Out of the gate, we built 60+ low-code templates to perform simple actions like downloading data, uploading data, executing queries, or sending messages against all of the major tools a data team might use (BigQuery, Snowflake, S3, GCS, Slack, Email, Fivetran, dbt, etc.). All you need to do is provide your credentials and fill out a form to get started. Since we know that the data ecosystem values transparency, we designed our templates as open source Python CLIs so teams can see what’s happening under the hood and make adjustments where needed.
Since we were in the weeds ourselves, we know that our templates that will only get you 80% of the way there. Once you inevitably have a proprietary process that needs to be repeated, you can build your own template in Shipyard for others to use. Code can be synced directly with a Github repository and branch of your choice to keep everything up-to-date. Our advantage over creating an importable package is that you gain visibility into every time a template is added to a workflow, helping you track performance and usage at a high level. Plus, the interface makes it easy for anyone to run your code with slight tweaks without needing to code themselves.
2) Make deploying Data Workflows ridiculously easy.
To combat the complexity we noticed, we designed Shipyard with the goal of helping data practitioners build and deploy new data workflows in 10 minutes or less. We accomplish this by making the actual build process as flexible as possible:
We’re a fully-hosted and serverless, scaling dynamically as you automate more workflows.
You can build workflows with a drag-and-drop visual editor or with a YAML editor.
Workflows can be as simple or complex as needed with options for branching, converging, and conditional logic.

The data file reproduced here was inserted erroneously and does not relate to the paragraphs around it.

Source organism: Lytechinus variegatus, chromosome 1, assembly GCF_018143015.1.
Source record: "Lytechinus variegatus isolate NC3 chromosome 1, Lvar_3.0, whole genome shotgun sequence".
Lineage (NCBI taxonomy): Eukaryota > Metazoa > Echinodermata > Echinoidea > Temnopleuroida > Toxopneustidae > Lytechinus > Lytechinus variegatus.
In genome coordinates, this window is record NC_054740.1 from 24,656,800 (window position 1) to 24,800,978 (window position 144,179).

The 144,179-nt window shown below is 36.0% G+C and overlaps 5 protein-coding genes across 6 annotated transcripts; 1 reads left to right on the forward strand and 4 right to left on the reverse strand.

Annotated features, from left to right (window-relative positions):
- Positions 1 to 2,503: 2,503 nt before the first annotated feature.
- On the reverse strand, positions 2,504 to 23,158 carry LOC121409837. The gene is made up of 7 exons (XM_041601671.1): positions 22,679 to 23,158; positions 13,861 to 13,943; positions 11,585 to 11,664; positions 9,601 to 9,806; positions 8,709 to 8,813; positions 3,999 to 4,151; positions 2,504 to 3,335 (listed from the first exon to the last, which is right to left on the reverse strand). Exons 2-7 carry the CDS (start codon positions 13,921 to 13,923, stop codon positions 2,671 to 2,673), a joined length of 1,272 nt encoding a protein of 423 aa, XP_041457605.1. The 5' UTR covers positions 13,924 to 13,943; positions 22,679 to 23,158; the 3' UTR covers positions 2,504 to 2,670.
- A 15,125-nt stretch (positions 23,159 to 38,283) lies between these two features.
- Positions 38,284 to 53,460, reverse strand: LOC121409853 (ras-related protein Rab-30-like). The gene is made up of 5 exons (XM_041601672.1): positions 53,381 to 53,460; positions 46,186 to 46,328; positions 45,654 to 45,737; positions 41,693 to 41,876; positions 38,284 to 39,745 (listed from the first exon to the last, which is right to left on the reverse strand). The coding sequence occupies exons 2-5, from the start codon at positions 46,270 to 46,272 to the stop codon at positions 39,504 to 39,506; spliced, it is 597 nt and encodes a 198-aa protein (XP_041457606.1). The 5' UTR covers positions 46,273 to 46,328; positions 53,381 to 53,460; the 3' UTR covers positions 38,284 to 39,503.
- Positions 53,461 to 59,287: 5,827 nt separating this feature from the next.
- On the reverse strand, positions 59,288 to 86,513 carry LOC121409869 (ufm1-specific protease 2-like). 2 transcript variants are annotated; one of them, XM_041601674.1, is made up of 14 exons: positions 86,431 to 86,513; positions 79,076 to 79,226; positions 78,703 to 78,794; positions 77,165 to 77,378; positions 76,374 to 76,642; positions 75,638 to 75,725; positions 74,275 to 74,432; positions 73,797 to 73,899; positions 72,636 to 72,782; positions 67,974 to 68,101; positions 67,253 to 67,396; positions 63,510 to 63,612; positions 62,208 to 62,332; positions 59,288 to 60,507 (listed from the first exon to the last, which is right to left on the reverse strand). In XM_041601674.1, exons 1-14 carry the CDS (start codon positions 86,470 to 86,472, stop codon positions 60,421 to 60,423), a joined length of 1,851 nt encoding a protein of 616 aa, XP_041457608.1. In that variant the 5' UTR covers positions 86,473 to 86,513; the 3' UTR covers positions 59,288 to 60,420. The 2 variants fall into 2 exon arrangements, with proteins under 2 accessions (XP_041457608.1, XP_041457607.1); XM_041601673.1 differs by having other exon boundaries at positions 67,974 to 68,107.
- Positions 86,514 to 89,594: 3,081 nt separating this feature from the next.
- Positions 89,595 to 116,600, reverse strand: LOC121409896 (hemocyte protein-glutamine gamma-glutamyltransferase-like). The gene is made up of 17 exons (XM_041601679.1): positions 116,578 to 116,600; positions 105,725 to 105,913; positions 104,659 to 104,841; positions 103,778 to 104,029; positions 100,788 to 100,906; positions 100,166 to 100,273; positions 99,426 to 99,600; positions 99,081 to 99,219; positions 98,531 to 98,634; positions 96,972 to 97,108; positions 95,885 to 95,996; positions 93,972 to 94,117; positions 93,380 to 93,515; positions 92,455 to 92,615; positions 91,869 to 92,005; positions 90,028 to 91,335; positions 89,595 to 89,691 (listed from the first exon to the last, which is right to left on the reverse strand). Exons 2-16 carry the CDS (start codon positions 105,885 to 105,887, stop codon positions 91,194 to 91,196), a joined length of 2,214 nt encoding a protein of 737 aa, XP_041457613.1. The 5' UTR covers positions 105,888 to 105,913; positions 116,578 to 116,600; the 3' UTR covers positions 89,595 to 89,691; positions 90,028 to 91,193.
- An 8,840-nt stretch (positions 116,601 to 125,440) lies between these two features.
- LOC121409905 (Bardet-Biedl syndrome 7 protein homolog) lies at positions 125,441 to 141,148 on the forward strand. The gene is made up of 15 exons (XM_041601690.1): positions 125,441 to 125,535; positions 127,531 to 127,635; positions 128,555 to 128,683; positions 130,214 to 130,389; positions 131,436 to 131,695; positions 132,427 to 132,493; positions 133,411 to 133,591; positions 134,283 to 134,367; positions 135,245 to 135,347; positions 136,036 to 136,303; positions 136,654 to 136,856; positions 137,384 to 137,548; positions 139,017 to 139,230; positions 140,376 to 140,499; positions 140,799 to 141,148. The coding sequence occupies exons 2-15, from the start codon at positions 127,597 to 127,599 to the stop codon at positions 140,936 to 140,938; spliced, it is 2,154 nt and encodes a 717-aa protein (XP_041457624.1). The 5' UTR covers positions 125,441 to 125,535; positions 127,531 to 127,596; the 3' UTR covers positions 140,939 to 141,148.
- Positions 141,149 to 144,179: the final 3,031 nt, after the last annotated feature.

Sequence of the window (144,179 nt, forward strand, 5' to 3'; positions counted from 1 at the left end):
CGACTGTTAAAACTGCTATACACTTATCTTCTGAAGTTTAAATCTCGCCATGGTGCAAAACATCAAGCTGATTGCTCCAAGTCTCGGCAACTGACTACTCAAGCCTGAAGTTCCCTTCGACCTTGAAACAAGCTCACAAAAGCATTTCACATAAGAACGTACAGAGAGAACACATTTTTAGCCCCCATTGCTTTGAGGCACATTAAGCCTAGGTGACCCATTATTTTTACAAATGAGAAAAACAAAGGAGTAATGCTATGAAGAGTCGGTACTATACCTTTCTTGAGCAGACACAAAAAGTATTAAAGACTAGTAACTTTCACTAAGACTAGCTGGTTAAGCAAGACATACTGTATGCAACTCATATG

Workflows can be a mix of our low-code templates, proprietary low-code templates that you build, or your own custom code written in Python, Node, or Bash.
Every task in a workflow is containerized so language and package conflicts will never occur.
Workflows can be triggered manually, on a schedule, or with event-driven webhooks.
In the event of errors, we’ll handle automatic retries and send notifications to the appropriate team.
All of these efforts combined let us help data professionals focus on what they’re best at - building solutions with data.
3) Enhance Observability by enabling Collaboration
By breaking down the barriers to entry, everyone from the Data Analyst to the Data Engineer can build data workflows together in a single unified platform. Every interaction can be connected together, giving your team the full end-to-end picture of how data is used.
With detailed notifications, metadata, and logging, you gain visibility into the specific location of any error for further investigation. Plus, with the visual overview of how your data workflow is designed, you’ll know exactly what downstream actions your changes might affect and who built them. This gives teams the confidence to make updates without fear of unknown breakages.
For example, let’s say that your dbt transformation steps break for finance data tables. Shipyard can automatically send proactive alerts to both the data team and the finance team so everyone is aware of the issue. Since every touchpoint is connected, downstream financial forecast models, reports, and dashboards will be halted in place so the bad data never gets delivered.
Today, we’re expanding our templates to cover more tools in the modern data stack while simultaneously improving the developer experience. We service high-growth data teams at companies in almost every industry. This year, we’re planning on doubling our team size with key hires to invest in our product development and marketing.
Want to build data workflows like a 10x engineer? You can get started for free and try out everything that Shipyard has to offer.